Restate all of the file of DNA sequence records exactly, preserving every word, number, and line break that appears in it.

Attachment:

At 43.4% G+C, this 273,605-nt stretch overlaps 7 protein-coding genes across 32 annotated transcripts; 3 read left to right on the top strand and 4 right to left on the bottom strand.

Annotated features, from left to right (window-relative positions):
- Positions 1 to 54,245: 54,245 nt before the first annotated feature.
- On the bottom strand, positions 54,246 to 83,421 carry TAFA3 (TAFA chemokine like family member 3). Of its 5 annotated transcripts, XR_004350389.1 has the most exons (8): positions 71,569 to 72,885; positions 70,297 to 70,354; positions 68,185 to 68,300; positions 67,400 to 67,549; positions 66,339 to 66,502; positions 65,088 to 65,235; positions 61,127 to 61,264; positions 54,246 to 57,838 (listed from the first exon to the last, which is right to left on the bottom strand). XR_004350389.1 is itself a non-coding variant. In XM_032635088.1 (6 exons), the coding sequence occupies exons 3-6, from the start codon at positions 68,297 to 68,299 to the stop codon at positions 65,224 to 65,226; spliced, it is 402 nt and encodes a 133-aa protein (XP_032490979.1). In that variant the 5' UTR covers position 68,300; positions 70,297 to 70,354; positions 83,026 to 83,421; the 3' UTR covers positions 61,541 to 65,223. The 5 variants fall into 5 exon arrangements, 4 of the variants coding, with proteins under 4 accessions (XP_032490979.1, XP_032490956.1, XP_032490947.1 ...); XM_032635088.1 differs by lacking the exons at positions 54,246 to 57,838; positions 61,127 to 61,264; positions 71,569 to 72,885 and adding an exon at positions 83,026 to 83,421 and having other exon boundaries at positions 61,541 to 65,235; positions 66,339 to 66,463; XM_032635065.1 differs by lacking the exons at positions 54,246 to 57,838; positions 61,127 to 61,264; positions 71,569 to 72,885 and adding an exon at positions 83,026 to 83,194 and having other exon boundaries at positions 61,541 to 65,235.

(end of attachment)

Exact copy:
At 43.4% G+C, this 273,605-nt stretch overlaps 7 protein-coding genes across 32 annotated transcripts; 3 read left to right on the top strand and 4 right to left on the bottom strand.

Annotated features, from left to right (window-relative positions):
- Positions 1 to 54,245: 54,245 nt before the first annotated feature.
- On the bottom strand, positions 54,246 to 83,421 carry TAFA3 (TAFA chemokine like family member 3). Of its 5 annotated transcripts, XR_004350389.1 has the most exons (8): positions 71,569 to 72,885; positions 70,297 to 70,354; positions 68,185 to 68,300; positions 67,400 to 67,549; positions 66,339 to 66,502; positions 65,088 to 65,235; positions 61,127 to 61,264; positions 54,246 to 57,838 (listed from the first exon to the last, which is right to left on the bottom strand). XR_004350389.1 is itself a non-coding variant. In XM_032635088.1 (6 exons), the coding sequence occupies exons 3-6, from the start codon at positions 68,297 to 68,299 to the stop codon at positions 65,224 to 65,226; spliced, it is 402 nt and encodes a 133-aa protein (XP_032490979.1). In that variant the 5' UTR covers position 68,300; positions 70,297 to 70,354; positions 83,026 to 83,421; the 3' UTR covers positions 61,541 to 65,223. The 5 variants fall into 5 exon arrangements, 4 of the variants coding, with proteins under 4 accessions (XP_032490979.1, XP_032490956.1, XP_032490947.1 ...); XM_032635088.1 differs by lacking the exons at positions 54,246 to 57,838; positions 61,127 to 61,264; positions 71,569 to 72,885 and adding an exon at positions 83,026 to 83,421 and having other exon boundaries at positions 61,541 to 65,235; positions 66,339 to 66,463; XM_032635065.1 differs by lacking the exons at positions 54,246 to 57,838; positions 61,127 to 61,264; positions 71,569 to 72,885 and adding an exon at positions 83,026 to 83,194 and having other exon boundaries at positions 61,541 to 65,235.